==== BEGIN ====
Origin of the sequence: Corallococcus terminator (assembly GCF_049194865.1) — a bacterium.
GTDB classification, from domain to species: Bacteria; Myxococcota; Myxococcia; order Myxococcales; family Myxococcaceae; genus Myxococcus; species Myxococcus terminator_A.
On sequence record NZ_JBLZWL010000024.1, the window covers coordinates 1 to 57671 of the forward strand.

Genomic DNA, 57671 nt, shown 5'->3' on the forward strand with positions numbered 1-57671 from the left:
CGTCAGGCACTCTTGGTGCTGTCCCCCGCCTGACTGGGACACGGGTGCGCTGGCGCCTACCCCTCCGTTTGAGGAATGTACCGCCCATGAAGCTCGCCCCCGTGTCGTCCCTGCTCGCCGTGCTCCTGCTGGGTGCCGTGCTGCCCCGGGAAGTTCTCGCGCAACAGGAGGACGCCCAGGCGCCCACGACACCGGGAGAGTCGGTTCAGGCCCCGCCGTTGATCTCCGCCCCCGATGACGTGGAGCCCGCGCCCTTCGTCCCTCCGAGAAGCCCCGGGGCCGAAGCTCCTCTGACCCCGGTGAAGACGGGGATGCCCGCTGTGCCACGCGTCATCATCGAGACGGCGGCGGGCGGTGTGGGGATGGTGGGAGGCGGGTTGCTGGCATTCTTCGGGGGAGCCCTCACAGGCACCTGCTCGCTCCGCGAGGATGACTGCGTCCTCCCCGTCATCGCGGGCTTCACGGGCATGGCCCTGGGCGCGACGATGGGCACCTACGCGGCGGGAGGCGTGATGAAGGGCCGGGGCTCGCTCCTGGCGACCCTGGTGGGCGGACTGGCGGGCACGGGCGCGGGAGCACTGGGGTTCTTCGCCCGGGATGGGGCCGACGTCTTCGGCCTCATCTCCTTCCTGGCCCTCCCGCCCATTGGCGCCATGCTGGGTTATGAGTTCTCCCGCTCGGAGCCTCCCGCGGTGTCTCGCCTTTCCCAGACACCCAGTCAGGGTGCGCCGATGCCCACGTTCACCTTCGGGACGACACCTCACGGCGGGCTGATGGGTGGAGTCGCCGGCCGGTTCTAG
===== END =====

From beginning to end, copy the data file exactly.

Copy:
Origin of the sequence: Corallococcus terminator (assembly GCF_049194865.1) — a bacterium.
GTDB classification, from domain to species: Bacteria; Myxococcota; Myxococcia; order Myxococcales; family Myxococcaceae; genus Myxococcus; species Myxococcus terminator_A.
On sequence record NZ_JBLZWL010000024.1, the window covers coordinates 1 to 57671 of the forward strand.

Genomic DNA, 57671 nt, shown 5'->3' on the forward strand with positions numbered 1-57671 from the left:
CGTCAGGCACTCTTGGTGCTGTCCCCCGCCTGACTGGGACACGGGTGCGCTGGCGCCTACCCCTCCGTTTGAGGAATGTACCGCCCATGAAGCTCGCCCCCGTGTCGTCCCTGCTCGCCGTGCTCCTGCTGGGTGCCGTGCTGCCCCGGGAAGTTCTCGCGCAACAGGAGGACGCCCAGGCGCCCACGACACCGGGAGAGTCGGTTCAGGCCCCGCCGTTGATCTCCGCCCCCGATGACGTGGAGCCCGCGCCCTTCGTCCCTCCGAGAAGCCCCGGGGCCGAAGCTCCTCTGACCCCGGTGAAGACGGGGATGCCCGCTGTGCCACGCGTCATCATCGAGACGGCGGCGGGCGGTGTGGGGATGGTGGGAGGCGGGTTGCTGGCATTCTTCGGGGGAGCCCTCACAGGCACCTGCTCGCTCCGCGAGGATGACTGCGTCCTCCCCGTCATCGCGGGCTTCACGGGCATGGCCCTGGGCGCGACGATGGGCACCTACGCGGCGGGAGGCGTGATGAAGGGCCGGGGCTCGCTCCTGGCGACCCTGGTGGGCGGACTGGCGGGCACGGGCGCGGGAGCACTGGGGTTCTTCGCCCGGGATGGGGCCGACGTCTTCGGCCTCATCTCCTTCCTGGCCCTCCCGCCCATTGGCGCCATGCTGGGTTATGAGTTCTCCCGCTCGGAGCCTCCCGCGGTGTCTCGCCTTTCCCAGACACCCAGTCAGGGTGCGCCGATGCCCACGTTCACCTTCGGGACGACACCTCACGGCGGGCTGATGGGTGGAGTCGCCGGCCGGTTCTAG